Jeff Bezos pitches the Kindle, BookSurge to skeptical mob at Book Expo America

LOS ANGELES, CA — Jeff Bezos pitched the Kindle to attendees at Book Expo America today in downtown LA, and then sat down with Wired editor and author of The Long Tail Chris Anderson for a little chit-chat. The takeaway? Much like Apple, Bezos uses the euphemism "customer experience" for "vertical integration," especially when it comes to the new Kindle and the requirement that print-on-demand publishers work with Amazon subsidiary BookSurge. After the jump, some choice quotes from before Anderson's questions (presumably from his notes, on regular old paper, pictured here) started to veer into extreme audience irrelevance when he brought up EC2 and Bezos' space ambitions.

  • On former White House spokesmonkey Scott McClellan's new book, which won't be back in physical stock until June 9 but is still available on the Kindle for $9.99: "One of the great things about electronic books — they don't go out of stock."
  • Regarding reading on a laptop, Bezos asserted, "You certainly can't curl up in bed with one." Actually, our laptop has been our most faithful sleeping partner in years.
  • Playing up the Kindle's ability to look up definitions on the fly. "I have discovered my vocabulary is not nearly as good as I thought it was ... I was living in a nice fantasy world where my contextual guesses were accurate."
  • Of the 125,000 titles available as both physical books and Kindle e-books, six percent of the sales go to Kindle. Some, including Bezos, buy both a physical copy and an electronic copy — presumably because a Kindle full of books doesn't telegraph just how smart you are.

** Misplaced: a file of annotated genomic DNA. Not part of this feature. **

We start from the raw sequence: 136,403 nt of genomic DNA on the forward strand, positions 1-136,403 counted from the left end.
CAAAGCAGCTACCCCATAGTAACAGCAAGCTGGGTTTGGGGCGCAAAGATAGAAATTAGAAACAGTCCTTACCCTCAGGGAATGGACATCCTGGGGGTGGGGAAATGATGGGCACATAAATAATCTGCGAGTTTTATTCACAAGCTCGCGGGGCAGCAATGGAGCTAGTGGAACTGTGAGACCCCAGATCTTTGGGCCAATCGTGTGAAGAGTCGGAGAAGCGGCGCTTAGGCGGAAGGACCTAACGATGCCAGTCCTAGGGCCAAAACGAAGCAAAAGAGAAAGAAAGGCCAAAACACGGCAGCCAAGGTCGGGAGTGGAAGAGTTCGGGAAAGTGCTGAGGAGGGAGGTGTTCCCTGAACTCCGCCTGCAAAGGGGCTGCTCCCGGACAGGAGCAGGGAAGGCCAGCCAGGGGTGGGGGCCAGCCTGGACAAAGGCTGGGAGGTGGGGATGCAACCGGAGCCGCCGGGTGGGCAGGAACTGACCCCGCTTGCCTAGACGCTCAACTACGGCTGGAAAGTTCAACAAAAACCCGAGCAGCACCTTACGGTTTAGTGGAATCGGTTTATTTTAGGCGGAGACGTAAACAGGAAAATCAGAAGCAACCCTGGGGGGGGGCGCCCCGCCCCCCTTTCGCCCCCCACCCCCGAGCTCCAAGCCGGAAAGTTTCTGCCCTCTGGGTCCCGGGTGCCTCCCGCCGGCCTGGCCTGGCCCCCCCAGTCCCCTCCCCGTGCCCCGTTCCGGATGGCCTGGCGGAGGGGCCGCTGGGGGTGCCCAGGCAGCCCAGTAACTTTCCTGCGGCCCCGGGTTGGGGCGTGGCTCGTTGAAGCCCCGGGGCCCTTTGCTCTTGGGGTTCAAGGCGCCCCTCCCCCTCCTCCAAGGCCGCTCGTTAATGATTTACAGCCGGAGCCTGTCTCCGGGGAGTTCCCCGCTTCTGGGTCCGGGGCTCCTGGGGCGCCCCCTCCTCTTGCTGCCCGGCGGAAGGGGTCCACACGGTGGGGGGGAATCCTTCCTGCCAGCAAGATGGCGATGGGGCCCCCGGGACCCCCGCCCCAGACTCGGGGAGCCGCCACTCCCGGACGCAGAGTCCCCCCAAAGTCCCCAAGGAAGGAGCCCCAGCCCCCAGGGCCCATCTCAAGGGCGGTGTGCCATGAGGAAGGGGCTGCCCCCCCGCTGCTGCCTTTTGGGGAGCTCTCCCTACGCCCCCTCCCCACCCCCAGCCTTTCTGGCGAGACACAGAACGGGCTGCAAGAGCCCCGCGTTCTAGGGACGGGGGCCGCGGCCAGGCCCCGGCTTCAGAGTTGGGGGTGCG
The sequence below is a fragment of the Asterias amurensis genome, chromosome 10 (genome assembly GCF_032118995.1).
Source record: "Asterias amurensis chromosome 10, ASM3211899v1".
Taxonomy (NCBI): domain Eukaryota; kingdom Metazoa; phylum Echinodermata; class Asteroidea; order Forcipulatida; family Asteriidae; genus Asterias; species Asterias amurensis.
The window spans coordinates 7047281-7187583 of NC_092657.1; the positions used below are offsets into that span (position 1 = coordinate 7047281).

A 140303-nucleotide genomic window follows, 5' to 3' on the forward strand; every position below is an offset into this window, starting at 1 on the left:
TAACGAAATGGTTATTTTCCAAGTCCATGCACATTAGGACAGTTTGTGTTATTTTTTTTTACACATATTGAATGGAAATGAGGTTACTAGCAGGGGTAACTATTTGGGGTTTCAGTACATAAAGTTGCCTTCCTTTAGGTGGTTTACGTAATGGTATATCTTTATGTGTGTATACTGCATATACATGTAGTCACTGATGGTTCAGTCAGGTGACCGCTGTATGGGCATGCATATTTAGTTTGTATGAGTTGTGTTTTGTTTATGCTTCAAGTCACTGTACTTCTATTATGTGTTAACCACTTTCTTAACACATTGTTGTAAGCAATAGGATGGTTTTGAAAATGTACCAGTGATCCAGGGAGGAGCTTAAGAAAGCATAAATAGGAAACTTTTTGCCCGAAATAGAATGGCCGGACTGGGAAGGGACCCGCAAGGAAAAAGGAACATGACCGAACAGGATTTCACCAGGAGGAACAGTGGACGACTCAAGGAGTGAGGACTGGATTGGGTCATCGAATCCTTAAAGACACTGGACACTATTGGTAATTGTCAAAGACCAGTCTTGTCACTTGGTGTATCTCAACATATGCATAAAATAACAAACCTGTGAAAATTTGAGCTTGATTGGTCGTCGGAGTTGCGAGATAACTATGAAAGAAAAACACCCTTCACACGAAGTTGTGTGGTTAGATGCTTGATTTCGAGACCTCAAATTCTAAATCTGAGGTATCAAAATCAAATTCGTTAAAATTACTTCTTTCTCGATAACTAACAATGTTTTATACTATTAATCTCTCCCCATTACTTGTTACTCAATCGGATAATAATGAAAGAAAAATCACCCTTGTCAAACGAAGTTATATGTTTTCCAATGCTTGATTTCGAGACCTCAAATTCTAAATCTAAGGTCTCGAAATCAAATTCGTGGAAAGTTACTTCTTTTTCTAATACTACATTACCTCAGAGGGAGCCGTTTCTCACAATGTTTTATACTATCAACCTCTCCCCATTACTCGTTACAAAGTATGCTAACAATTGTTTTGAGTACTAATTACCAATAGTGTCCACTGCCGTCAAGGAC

• Anderson asked by what factor the number of titles available on Kindle would grow by next year in Bezos estimation. "I wouldn't be happy with 20 million. I'm hard to make happy. Bwahahahaha!" (Bezos' laugh is surprisingly deep and loud for such a small man).
  • Like Amazon's offering of used copies alongside new copies, it didn't change the amount of original sales, only expanded, suggesting it's not a zero-sum game. "Most people bought as many books as they previously bought, and plus they buy Kindle books."
  • Explaining Amazon's strategy of only offering print-on-demand titles printed through BookSurge in its shipping discounts, he said it's because it's cheaper to pack multiple purchases in one box — hence POD books must be printed at Amazon fulfillment centers to qualify.
  • Early in the discussion with Bezos, Anderson kept turning the conversation towards his"long tail" theory. Eventually, Bezos caught on, expounding on how Amazon's whole business model was based on niche content availability being a differentiator — shrewdly buttering up Anderson while subtly claiming credit for the idea.